Simon Dixon is a former banker who decided to leave the murky world of investment banking to lead a new peer-to-peer crowdfunding platform, aimed at helping businesses to raise donations, equity and debts from consumers and investor.

Now, after being shortlisted by Sir Richard Branson in his Virgin Unite 'Screw Business as Usual' competition, Dixon speaks to Huff Post UK about using angel investors, regulatory hurdles and what motivates him to keep going.

Take us back to the beginning; how did you start?

Seven years ago, I’d spent years in investment banking and had met lots of chief executives and venture capitalists and eventually decided I was on the wrong side of the desk and quit. Just like that.

Initially I launched a training company and got invited to lots of univerisities to talk about investments and where banking was going wrong - at first professors didn't really get what I was saying, and then the crisis really hit.

After a lot of talking, my wife and I decided we wanted to go back into the banking space to help entrepreneurs, but we realised that would need a huge amount of cash that we didn’t have, so we had to scale it back a notch.

We decided we wanted to take the processes bankers use, strip out the cost and make getting funding more accessible to SMEs.

What happened next?

I spent two years trying to get the relevant regulations! There were two spaces we were interested in; crowd funding where companies offer rewards to those who donate to their companies, and crowd investing where they offer shares in the business for much bigger sums.

The interesting thing is there’s no real concrete regulatory regime for crowd lending - it's always been governed by the Office for Fair Trade, but not the FSA.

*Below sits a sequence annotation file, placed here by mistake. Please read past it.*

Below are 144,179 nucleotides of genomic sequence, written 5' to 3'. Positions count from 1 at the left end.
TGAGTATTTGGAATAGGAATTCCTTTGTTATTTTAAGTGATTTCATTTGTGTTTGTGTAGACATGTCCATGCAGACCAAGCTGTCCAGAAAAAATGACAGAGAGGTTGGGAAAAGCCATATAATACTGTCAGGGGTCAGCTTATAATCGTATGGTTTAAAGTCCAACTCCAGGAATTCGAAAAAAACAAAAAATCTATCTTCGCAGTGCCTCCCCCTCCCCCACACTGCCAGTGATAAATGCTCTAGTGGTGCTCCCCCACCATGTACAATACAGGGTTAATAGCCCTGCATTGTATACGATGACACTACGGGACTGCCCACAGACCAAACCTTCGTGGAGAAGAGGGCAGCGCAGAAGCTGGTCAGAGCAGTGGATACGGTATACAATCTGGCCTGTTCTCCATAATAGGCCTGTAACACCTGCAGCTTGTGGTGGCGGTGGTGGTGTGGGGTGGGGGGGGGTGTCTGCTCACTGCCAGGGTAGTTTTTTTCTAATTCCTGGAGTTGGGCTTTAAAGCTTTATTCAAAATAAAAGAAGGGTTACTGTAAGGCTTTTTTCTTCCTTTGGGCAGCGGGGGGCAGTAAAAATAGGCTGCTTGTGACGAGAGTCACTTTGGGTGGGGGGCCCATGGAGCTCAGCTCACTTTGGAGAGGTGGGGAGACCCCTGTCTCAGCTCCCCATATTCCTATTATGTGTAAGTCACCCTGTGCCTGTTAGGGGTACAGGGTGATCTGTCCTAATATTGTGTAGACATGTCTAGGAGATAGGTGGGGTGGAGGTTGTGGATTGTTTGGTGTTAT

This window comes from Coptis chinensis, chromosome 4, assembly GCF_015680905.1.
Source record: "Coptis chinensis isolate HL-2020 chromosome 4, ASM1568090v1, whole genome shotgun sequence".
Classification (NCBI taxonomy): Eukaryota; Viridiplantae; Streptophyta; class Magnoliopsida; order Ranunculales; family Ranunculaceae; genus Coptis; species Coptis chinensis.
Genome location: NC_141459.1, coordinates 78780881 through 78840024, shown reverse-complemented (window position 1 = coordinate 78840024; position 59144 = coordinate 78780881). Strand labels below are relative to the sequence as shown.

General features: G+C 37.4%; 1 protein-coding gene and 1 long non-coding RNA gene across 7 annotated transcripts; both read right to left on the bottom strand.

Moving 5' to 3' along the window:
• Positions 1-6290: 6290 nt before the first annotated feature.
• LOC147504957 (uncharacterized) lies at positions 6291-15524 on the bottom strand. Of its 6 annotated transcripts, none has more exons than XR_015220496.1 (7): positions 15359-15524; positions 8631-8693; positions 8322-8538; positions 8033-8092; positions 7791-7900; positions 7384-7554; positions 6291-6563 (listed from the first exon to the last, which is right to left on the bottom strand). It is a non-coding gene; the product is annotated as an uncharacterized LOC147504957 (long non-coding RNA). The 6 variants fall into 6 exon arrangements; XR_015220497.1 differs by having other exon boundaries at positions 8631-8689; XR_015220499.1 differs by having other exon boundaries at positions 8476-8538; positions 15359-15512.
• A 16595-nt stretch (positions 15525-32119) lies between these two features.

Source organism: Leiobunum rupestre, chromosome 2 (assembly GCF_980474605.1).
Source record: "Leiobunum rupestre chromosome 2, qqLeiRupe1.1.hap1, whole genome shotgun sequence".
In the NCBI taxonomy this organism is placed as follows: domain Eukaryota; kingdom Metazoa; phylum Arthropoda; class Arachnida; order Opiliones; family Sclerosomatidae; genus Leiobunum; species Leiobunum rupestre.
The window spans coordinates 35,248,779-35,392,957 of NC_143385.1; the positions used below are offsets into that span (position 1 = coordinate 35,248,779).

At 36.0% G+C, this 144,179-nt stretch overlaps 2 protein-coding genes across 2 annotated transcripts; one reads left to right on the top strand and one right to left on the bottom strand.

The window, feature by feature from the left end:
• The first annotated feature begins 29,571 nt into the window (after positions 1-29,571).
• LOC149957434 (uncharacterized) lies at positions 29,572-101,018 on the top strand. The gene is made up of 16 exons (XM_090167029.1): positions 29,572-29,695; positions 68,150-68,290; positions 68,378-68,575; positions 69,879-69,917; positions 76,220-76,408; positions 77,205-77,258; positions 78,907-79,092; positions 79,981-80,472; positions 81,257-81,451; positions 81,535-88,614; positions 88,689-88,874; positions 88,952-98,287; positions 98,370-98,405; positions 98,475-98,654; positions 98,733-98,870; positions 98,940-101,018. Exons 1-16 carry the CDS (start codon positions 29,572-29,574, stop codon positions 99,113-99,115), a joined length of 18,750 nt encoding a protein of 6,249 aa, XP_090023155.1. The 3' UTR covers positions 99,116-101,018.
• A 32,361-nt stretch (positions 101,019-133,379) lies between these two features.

We’re actually part of a group setting up a self-regulatory authority for peer-to-peer lending.

How did you secure the funding to set up your own business?

I set that up with all my own money, we just came out with what the market wanted and built revnue off the back of it, which led to growth and angel investors.

That was good initially, but a week before we launched they changed the terms to say they wanted one third more of the shares for half the price of the original ones, so I politely declined the offer and put out a few private pitches and raised the money separately.

What’s your view on banks and the ongoing row over lending to SMEs?

Banks were never supposed to lend to start-ups. Most businesses are started using credit cards secured by income and using property.

What hurdles have you faced in setting up your business?

There hasn’t been a single week without a hurdle – that’s what business is. Everybody looking to go into business needs a team around them who can overcome immense challenges.

For us, we had no credibility, no finance and no products initially and for three years everything’s against you and the whole world hates you.

When you’re in a business that deals with money, you have to navigate your way through compliance and regulations, and handle money in a responsible way.

There’s a technical challenge too in terms of getting the banking processes right and putting the whole venture online.

BankToTheFuture began with a pitch, then we got a team around us and the resources, expertise and finance followed.

What do you consider to be your biggest successes?

We’ve had more than £100,000 pledged through the platform to help SMEs – we had our first customer come on who wanted to put in an event in Sheffield, and decided to crowdfund to fund it. We were able to help them put on their event.

A second project saw our platform raise more than £10,000 in shares in a company that helps [police officers and ex armed forced to move into business after they lose their jobs – that felt good too.

What advice would you give to others?

If you’re looking to move into a money business, you need to make sure you’re sensitive and that you recruit a team that are used to such a compliance-filled arena. Finance is probably not an area you should move into as your first entrepreneurial adventure!

Also, you can’t be in this for the money – it’s about having the opportunity to build a financial future, and if you can do that without feeling like it’s work that’s a nice motivator.

But for me, the main motivator is making a big difference to others – and knowing that I couldn’t do what I’m doing in the framework of a big corporate institution.